If you were to look through the back catalog of console games circa 2009, you might be surprised to find a game called Mini Ninjas getting a disproportionate amount of press. It was a fun little title that mixed kid-friendly themes and Japanese mythology with solid stealth and combat gameplay. If you're hoping for a return to sneaking around Edo castles and facing off against gigantic bosses, too bad, because publisher Square has re-used the name and assets for an otherwise unremarkable endless runner game.
To be fair, it's a pretty good runner, considering just how many have flooded the market as of late.
If you've been patiently waiting for the sequel to popular top-down shooter Gun Bros, the wait is over. After teasing the release, Glu Mobile posted the game on the Play Store earlier today, giving Android the closest thing it's going to get to Gears of War for the foreseeable future. It's a free download, compatible with Android 2.1 and up, though the more advanced 3D graphics mean that older devices may struggle to run it smoothly.
Aside from the over-the-top wackiness that's permeated the previous games and spinoffs, the big draw for the sequel is built-in multiplayer. The guns themselves het an overhaul, with a triple-modification system and plenty of new weapons.
Ah, the golden age of pulp fantasy. When men were men, women were women, and gigantic, toothy, screaming monsters were everywhere. New iOS pilgrim God of Blades takes its inspiration from the muscle-bound heroes from Cimmeria, slaps them on a two-dimensional endless runner background, and throws in more swords, axes, and clubs with a nail on the end than any undead warrior could ever need.
The gameplay in God of Blades is a mix of endless runner platformers and the gesture-based fighters typified by Blood & Glory. Swipe up or down for corresponding slashes, right for a quick thrust, or backwards for a parry.
In a surprisingly quick update, the Android Open Kang project has reached its fifth Android 4.2 release, complete with some worthy additions to the list of supported devices. The much-demanded Samsung Galaxy S III international version leads the pack, with the Verizon and Sprint variants of the Galaxy Note II also making for some pleased users. (S-Pen support has been added for these models specifically.) The LG Optimus LTE, plus its American variants the Nitro (AT&T) and Spectrum (Verizon) round out the pack.
New features for JB-MR1 Build 5 include optional traditional toggles, a revamped navigation ring menu, the aforementioned S-Pen support, and a new Quiet Hours toggle.
If you're looking for something new in the stagnating world of tower defense, this is it. City Conquest turns the genre on its head, by forcing players to defend their own territory and attack others simultaneously, with a combination of real-time and turn-based gameplay. It's a bit hard to wrap your head around, but trust me, the experience is well worth the effort. City Conquest is a free download in the Play Store (ad-supported, no in-app purchases) for devices running Android 4.0 or later with a resolution of at least 960x720.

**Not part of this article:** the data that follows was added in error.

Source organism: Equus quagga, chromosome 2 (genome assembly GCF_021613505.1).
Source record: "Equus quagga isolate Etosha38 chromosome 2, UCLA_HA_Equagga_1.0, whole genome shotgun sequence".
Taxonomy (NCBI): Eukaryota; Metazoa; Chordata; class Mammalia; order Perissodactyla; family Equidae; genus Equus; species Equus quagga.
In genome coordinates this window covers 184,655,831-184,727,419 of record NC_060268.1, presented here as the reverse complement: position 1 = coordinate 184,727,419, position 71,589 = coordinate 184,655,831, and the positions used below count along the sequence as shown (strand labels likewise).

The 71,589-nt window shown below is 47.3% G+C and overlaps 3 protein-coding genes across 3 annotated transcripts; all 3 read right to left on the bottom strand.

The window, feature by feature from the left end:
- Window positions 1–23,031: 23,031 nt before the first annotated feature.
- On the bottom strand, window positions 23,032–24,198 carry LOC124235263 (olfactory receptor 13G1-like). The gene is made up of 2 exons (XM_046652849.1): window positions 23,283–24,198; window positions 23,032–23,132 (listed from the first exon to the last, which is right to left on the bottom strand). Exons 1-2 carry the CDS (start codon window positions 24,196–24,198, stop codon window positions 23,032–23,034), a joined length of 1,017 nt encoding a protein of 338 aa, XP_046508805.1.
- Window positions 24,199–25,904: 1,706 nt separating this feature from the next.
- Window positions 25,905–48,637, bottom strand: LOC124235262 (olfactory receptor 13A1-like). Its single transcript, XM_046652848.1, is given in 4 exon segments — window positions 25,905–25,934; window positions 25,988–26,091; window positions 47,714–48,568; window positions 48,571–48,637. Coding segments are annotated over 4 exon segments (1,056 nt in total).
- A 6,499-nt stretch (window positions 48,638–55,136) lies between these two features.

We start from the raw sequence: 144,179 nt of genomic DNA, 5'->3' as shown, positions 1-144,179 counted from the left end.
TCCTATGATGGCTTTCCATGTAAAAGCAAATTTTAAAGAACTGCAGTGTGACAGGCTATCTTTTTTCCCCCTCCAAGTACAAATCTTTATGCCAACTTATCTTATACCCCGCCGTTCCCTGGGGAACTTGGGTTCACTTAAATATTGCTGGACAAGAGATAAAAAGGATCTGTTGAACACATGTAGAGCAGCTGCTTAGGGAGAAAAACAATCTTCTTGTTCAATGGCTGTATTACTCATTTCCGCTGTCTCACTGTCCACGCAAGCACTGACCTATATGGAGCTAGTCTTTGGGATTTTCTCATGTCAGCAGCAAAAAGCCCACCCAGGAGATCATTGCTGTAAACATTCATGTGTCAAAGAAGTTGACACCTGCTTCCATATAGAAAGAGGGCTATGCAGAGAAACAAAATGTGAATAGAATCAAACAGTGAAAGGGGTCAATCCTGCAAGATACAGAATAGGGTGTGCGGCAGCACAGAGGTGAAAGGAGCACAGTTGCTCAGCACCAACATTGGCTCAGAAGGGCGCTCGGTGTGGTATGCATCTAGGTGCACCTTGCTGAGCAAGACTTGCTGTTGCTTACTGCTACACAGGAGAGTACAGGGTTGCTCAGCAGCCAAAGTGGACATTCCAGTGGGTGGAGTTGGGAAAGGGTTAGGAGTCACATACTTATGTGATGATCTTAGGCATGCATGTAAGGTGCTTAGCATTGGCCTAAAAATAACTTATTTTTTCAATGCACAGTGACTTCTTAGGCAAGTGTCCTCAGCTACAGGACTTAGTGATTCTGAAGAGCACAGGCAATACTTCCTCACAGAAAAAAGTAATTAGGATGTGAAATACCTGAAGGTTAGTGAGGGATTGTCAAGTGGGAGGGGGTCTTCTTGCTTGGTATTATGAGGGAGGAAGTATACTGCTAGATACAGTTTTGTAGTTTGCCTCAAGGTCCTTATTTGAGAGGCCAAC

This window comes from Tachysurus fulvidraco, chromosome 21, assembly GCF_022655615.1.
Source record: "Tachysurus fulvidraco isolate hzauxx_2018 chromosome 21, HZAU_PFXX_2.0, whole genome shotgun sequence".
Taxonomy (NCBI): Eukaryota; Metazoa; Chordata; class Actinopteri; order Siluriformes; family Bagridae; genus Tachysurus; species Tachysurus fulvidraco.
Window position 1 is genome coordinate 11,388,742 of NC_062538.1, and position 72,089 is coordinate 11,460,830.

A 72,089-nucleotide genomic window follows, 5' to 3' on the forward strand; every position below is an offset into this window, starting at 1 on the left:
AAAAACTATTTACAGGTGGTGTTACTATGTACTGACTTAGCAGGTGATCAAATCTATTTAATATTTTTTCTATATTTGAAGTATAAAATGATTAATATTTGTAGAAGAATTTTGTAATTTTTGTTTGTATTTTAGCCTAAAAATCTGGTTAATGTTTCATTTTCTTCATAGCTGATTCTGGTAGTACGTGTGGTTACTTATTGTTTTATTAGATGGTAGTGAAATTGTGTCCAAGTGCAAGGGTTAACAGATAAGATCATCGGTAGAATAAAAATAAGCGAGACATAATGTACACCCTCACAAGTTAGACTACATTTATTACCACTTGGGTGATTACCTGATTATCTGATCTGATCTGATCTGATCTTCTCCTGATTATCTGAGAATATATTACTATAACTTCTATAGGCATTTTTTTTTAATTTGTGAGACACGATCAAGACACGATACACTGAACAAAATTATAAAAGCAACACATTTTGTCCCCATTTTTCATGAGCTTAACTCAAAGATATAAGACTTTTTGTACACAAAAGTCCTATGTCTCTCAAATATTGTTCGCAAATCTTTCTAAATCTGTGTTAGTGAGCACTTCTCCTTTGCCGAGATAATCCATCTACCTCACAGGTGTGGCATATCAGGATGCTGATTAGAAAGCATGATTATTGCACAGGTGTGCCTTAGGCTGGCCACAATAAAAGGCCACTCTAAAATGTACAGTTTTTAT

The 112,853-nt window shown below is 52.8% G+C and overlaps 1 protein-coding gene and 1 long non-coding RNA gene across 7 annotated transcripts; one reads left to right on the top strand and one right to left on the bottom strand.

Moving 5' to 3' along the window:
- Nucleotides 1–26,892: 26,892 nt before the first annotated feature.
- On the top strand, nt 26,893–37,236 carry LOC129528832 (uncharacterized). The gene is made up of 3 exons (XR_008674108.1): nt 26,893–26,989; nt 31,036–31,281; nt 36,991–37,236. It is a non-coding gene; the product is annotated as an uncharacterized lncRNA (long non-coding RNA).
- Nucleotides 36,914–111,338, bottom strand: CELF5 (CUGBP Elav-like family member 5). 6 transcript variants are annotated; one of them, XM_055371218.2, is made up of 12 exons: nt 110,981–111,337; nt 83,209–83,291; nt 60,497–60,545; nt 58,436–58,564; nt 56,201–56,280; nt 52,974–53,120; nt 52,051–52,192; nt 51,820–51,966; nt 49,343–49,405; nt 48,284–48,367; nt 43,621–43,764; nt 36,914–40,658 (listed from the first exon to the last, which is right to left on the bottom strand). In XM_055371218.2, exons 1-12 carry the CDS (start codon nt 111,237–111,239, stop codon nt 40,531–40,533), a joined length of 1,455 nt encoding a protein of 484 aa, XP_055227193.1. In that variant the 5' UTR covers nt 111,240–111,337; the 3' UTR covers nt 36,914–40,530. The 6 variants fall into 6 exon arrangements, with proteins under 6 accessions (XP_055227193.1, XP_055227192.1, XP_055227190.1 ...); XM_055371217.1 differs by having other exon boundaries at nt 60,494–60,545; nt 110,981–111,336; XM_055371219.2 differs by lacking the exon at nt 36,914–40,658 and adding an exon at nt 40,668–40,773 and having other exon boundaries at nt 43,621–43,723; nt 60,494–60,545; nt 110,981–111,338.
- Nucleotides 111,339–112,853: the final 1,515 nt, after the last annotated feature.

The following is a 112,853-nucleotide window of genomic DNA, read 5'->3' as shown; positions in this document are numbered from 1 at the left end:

Like the RTS games of yore, each round starts with a Capitol (town center/nexus/construction yard) for both players.
We know that at least a few of you have been eagerly waiting for Samsung to release its stylus-packing Galaxy Note 10.1 in a more wireless flavor here in the States. Starting on Thursday, March 7th, you'll get your surprisingly specific wish: Verizon will start selling the tablet online and in stores for $599.99. For six Benjamins, you'll get the pleasure of the Note's S-pen function and related TouchWiz apps, plus the honor of promoting Big Red through what is quite possibly the most gaudy, ostentatious carrier branding in the history of mobile electronics.
For the uninitiated, the Note 10.1 is a beefier version of the Galaxy Tab 10.1 2, with a 1.4Ghz quad-core Exynos processor, 2GB of RAM, 5MP rear camera, infrared blaster, Android 4.1, and of course, a Wacom digitizer on the 1280x800 screen.
It's been a long, long time coming, but the official Android 4.2 update for the Verizon Galaxy Nexus is here. The black sheep of the Nexus family has waited for four months to get updated to the latest release, and while Verizon is currently testing the software for a probable release later this week or month, you don't have to wait that long. Long-time Android tipster WinDroidGuy got his hot hands on the update ZIP package, and eager users can download it right now.
The 4.2.2 JDQ39 package is an update, not a standalone image, so in order to run it you'll need to be using the official Android 4.1.1 build JRO03O (you know, the one that was released to AOSP four updates ago).
Get those fingers ready, Opera fans: the biggest thing to happen to your favorite mobile browser in years has arrived. Opera Software announced a new and retooled version of their browser in February, and demonstrated it during Mobile World Congress. The Opera browser beta (no Mini or Mobile here, it's the "full" version a la Chrome) is live in the Play Store. It's a free download for just about any Android device, so get to it.
The biggest draw in this new release is the WebKit rendering engine, the same one used by both Chrome and the AOSP Android browser.